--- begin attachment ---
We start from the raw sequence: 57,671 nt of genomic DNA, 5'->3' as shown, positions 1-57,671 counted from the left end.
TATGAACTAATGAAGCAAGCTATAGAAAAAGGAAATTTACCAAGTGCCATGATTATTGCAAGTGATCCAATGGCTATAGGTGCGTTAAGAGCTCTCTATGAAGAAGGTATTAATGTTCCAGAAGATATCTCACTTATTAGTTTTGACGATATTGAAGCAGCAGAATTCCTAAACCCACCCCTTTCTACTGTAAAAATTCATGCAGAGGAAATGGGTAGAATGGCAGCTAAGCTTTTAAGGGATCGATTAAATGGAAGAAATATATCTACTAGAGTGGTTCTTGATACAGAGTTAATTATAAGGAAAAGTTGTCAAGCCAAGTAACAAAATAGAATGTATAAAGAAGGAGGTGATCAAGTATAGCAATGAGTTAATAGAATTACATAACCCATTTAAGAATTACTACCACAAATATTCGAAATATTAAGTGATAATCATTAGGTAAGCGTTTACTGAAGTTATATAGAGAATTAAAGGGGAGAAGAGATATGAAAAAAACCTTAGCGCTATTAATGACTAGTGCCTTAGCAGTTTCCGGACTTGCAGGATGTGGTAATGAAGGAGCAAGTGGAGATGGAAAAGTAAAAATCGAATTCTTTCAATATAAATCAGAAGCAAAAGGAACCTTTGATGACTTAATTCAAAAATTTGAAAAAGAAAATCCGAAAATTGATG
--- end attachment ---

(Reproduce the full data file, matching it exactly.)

We start from the raw sequence: 57,671 nt of genomic DNA, 5'->3' as shown, positions 1-57,671 counted from the left end.
TATGAACTAATGAAGCAAGCTATAGAAAAAGGAAATTTACCAAGTGCCATGATTATTGCAAGTGATCCAATGGCTATAGGTGCGTTAAGAGCTCTCTATGAAGAAGGTATTAATGTTCCAGAAGATATCTCACTTATTAGTTTTGACGATATTGAAGCAGCAGAATTCCTAAACCCACCCCTTTCTACTGTAAAAATTCATGCAGAGGAAATGGGTAGAATGGCAGCTAAGCTTTTAAGGGATCGATTAAATGGAAGAAATATATCTACTAGAGTGGTTCTTGATACAGAGTTAATTATAAGGAAAAGTTGTCAAGCCAAGTAACAAAATAGAATGTATAAAGAAGGAGGTGATCAAGTATAGCAATGAGTTAATAGAATTACATAACCCATTTAAGAATTACTACCACAAATATTCGAAATATTAAGTGATAATCATTAGGTAAGCGTTTACTGAAGTTATATAGAGAATTAAAGGGGAGAAGAGATATGAAAAAAACCTTAGCGCTATTAATGACTAGTGCCTTAGCAGTTTCCGGACTTGCAGGATGTGGTAATGAAGGAGCAAGTGGAGATGGAAAAGTAAAAATCGAATTCTTTCAATATAAATCAGAAGCAAAAGGAACCTTTGATGACTTAATTCAAAAATTTGAAAAAGAAAATCCGAAAATTGATG